Using KNN and SVM Based One-Class Classifier for Detecting Online Radicalization on Twitter
|2015||Agarwal, S. and Sureka, A.||Chapter|
|Twitter is the largest and most popular micro-blogging website on Internet. Due to low publication barrier, anonymity and wide penetration, Twitter has become an easy target or platform for extremists to disseminate their ideologies and opinions by posting hate and extremism promoting tweets. Millions of tweets are posted on Twitter everyday and it is practically impossible for Twitter moderators or an intelligence and security analyst to manually identify such tweets, users and communities. However, automatic classification of tweets into pre-defined categories is a non-trivial problem problem due to short text of the tweet (the maximum length of a tweet can be 140 characters) and noisy content (incorrect grammar, spelling mistakes, presence of standard and non-standard abbreviations and slang). We frame the problem of hate and extremism promoting tweet detection as a one-class or unary-class categorization problem by learning a statistical model from a training set containing only the objects of one class . We propose several linguistic features such as presence of war, religious, negative emotions and offensive terms to discriminate hate and extremism promoting tweets from other tweets. We employ a single-class SVM and KNN algorithm for one-class classification task. We conduct a case-study on Jihad, perform a characterization study of the tweets and measure the precision and recall of the machine-learning based classifier. Experimental results on large and real-world dataset demonstrate that the proposed approach is effective with F-score of 0.60 and 0.83 for the KNN and SVM classifier respectively.|
Topic-Specific YouTube Crawling to Detect Online Radicalization
|2015||Agarwal, S. and Sureka, A.||Article|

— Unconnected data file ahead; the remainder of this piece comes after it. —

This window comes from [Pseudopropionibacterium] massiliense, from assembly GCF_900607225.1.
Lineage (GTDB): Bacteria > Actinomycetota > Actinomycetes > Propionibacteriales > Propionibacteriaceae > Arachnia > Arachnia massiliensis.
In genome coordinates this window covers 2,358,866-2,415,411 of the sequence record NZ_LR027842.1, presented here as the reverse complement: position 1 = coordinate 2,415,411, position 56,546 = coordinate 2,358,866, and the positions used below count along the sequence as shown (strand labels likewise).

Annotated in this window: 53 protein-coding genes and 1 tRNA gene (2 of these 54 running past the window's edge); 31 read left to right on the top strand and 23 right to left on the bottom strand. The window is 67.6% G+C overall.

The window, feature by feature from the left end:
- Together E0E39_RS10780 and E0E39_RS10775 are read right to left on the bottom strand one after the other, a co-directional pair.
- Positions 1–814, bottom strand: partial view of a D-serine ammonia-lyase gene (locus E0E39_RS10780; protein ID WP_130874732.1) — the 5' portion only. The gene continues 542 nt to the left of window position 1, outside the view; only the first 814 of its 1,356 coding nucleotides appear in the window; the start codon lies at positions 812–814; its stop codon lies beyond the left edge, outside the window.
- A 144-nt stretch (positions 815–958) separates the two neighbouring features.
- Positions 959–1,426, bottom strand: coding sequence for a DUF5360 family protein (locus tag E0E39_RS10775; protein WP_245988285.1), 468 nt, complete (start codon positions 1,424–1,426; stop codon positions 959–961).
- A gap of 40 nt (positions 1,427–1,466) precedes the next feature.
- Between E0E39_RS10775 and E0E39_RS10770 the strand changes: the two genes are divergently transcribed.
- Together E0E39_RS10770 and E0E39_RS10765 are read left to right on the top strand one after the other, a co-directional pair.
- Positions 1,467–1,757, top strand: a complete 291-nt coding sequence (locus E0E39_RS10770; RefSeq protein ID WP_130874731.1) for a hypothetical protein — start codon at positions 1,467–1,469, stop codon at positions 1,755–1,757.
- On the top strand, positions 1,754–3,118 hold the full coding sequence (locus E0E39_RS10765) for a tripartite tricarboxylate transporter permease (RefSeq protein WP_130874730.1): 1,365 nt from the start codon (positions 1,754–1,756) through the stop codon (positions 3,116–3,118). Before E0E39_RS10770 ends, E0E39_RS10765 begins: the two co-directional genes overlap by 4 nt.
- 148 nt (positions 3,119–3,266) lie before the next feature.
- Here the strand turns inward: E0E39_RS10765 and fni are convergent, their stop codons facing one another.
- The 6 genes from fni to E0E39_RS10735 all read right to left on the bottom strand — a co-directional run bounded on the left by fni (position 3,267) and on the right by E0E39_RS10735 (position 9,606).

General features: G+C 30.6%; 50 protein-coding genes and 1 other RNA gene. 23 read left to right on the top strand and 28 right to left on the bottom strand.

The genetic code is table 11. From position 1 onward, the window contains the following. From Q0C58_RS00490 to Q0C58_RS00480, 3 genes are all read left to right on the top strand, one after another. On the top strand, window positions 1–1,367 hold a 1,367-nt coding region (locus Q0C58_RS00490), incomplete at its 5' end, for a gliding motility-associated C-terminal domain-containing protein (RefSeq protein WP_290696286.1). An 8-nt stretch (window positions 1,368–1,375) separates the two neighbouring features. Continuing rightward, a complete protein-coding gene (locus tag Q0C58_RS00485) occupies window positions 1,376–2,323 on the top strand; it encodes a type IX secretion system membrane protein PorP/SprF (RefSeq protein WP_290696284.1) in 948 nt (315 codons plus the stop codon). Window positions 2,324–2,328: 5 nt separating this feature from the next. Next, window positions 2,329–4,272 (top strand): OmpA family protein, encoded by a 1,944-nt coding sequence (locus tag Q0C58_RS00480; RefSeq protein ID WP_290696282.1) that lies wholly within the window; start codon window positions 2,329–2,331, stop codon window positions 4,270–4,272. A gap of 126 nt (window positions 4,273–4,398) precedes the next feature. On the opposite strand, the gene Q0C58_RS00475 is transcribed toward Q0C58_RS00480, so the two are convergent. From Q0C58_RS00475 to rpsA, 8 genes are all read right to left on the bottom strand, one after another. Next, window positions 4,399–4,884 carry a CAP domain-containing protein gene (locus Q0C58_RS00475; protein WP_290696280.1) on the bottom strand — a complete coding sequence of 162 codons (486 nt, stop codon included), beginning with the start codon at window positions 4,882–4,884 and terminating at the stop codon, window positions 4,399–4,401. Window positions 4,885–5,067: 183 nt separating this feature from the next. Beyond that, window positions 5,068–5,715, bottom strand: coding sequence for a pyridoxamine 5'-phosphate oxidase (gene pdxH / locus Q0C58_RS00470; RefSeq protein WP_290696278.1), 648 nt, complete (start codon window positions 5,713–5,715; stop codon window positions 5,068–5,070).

|Online video sharing platforms such as YouTube contains several videos and users promoting hate and extremism. Due to low barrier to publication and anonymity, YouTube is misused as a platform by some users and communities to post negative videos disseminating hatred against a particular religion, country or person. We formulate the problem of identification of such malicious videos as a search problem and present a focused-crawler based approach consisting of various components performing several tasks: search strategy or algorithm, node similarity computation metric, learning from exemplary profiles serving as training data, stopping criterion, node classifier and queue manager. We implement two versions of the focused crawler: best-first search and shark search. We conduct a series of experiments by varying the seed, number of n-grams in the language model based comparer, similarity threshold for the classifier and present the results of the experiments using standard Information Retrieval metrics such as precision, recall and F-measure. The accuracy of the proposed solution on the sample dataset is 69% and 74% for the best-first and shark search respectively. We perform characterization study (by manual and visual inspection) of the anti-India hate and extremism promoting videos retrieved by the focused crawler based on terms present in the title of the videos, YouTube category, average length of videos, content focus and target audience. We present the result of applying Social Network Analysis based measures to extract communities and identify core and influential users.|